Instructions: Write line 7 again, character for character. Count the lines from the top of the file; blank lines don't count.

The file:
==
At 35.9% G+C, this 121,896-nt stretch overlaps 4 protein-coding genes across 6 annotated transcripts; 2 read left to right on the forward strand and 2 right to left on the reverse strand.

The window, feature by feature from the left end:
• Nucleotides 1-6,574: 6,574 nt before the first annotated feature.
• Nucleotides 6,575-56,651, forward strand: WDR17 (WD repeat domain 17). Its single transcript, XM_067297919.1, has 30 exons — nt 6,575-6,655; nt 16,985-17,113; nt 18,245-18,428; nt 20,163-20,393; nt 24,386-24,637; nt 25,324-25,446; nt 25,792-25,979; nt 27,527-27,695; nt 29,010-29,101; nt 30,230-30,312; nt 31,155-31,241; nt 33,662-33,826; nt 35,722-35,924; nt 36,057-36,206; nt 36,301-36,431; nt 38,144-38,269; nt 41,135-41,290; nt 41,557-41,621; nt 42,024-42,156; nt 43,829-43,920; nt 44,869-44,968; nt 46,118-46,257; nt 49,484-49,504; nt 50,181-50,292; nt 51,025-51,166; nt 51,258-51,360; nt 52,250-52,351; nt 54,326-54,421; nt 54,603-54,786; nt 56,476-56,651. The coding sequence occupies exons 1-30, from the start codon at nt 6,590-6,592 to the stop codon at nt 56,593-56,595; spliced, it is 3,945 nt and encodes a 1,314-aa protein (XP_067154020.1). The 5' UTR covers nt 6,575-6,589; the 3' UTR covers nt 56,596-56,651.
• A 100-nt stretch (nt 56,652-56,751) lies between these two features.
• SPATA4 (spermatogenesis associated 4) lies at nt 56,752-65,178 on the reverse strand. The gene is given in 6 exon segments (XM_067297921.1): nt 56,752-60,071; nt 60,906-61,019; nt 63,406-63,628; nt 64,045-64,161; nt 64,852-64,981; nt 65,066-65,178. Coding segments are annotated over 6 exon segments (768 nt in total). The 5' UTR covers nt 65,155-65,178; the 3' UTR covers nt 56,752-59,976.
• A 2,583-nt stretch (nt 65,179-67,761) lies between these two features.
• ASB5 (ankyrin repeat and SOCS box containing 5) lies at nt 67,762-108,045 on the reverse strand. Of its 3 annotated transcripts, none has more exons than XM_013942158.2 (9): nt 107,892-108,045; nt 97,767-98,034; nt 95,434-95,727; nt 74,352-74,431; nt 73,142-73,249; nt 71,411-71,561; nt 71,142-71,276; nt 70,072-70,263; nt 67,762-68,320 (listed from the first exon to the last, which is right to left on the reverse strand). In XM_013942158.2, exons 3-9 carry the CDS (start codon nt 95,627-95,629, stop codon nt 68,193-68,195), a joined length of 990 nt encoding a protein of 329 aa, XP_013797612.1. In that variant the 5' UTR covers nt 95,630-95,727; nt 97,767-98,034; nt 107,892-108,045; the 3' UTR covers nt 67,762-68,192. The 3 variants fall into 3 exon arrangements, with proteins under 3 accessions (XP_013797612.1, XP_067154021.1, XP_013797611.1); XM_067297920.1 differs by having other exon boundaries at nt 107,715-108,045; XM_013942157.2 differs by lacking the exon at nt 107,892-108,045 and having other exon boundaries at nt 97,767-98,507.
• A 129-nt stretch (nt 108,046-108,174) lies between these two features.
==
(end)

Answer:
• A 2,583-nt stretch (nt 65,179-67,761) lies between these two features.